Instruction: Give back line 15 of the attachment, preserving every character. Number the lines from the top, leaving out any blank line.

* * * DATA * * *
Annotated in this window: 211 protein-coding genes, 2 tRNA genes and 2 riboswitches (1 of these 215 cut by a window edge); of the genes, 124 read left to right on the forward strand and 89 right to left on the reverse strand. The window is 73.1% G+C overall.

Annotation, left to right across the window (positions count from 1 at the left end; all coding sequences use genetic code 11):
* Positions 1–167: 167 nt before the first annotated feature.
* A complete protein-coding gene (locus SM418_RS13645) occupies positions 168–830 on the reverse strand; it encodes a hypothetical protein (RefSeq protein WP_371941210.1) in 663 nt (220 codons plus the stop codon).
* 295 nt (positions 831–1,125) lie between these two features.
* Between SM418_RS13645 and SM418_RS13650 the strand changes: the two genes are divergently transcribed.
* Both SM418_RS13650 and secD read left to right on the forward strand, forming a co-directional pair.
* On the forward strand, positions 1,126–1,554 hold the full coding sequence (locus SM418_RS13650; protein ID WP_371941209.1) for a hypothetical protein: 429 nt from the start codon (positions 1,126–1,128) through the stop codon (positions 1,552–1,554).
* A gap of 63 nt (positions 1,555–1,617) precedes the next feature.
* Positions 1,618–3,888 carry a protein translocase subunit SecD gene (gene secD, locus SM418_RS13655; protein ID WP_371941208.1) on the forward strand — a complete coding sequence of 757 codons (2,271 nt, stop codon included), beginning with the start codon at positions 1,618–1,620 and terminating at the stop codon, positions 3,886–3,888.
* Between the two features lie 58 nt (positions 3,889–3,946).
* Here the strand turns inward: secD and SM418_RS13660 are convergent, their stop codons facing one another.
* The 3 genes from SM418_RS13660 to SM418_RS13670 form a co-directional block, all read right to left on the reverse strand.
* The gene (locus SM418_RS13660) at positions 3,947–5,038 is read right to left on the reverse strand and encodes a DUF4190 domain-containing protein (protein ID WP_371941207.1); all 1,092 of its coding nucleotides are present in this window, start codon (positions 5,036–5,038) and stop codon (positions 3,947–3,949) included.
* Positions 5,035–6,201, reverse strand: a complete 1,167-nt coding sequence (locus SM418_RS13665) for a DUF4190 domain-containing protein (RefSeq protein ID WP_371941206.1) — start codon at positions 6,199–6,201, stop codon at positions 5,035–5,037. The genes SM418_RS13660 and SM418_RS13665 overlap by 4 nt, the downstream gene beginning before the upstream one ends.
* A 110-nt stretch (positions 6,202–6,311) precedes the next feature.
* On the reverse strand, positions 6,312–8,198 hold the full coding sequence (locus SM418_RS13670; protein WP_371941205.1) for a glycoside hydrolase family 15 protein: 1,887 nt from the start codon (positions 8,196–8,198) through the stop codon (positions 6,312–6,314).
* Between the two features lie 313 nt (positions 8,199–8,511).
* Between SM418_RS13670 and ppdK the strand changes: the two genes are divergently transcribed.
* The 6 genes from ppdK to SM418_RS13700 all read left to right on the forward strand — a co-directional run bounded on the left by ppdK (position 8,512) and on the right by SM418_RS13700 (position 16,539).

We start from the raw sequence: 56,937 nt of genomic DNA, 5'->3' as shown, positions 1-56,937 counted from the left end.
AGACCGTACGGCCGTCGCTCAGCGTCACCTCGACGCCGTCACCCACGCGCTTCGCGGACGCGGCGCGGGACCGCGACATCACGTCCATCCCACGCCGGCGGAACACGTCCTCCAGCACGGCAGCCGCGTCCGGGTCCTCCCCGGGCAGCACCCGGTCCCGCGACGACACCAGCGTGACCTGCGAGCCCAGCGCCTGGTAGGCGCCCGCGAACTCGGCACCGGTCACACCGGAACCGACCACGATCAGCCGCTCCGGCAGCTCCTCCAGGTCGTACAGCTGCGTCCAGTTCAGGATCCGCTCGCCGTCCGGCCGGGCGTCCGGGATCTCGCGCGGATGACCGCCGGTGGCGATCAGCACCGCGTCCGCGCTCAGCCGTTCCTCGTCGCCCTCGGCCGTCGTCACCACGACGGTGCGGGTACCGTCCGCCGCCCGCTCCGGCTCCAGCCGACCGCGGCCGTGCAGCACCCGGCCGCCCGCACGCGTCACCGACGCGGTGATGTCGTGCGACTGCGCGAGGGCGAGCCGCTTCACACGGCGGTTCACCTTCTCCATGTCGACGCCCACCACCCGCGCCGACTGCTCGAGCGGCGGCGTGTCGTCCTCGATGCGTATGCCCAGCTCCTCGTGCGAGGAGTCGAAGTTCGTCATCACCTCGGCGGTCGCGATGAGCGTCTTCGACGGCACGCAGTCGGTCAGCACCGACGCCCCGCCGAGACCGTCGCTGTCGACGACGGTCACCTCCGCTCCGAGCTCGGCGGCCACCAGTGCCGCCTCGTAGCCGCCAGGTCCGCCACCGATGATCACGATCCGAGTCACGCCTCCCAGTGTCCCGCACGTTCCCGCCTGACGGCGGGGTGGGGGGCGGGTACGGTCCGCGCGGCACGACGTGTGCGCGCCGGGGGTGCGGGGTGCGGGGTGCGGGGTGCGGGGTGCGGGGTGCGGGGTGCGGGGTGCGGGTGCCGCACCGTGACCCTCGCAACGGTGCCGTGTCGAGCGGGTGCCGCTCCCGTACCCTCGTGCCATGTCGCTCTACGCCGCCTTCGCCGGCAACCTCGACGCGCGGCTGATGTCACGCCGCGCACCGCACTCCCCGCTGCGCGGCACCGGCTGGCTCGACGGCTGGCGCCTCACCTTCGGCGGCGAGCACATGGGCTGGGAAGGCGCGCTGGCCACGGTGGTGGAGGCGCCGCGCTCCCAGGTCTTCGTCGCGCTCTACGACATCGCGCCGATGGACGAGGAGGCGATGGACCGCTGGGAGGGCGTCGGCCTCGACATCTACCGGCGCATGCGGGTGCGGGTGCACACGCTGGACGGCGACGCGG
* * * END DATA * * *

* Positions 5,035–6,201, reverse strand: a complete 1,167-nt coding sequence (locus SM418_RS13665) for a DUF4190 domain-containing protein (RefSeq protein ID WP_371941206.1) — start codon at positions 6,199–6,201, stop codon at positions 5,035–5,037. The genes SM418_RS13660 and SM418_RS13665 overlap by 4 nt, the downstream gene beginning before the upstream one ends.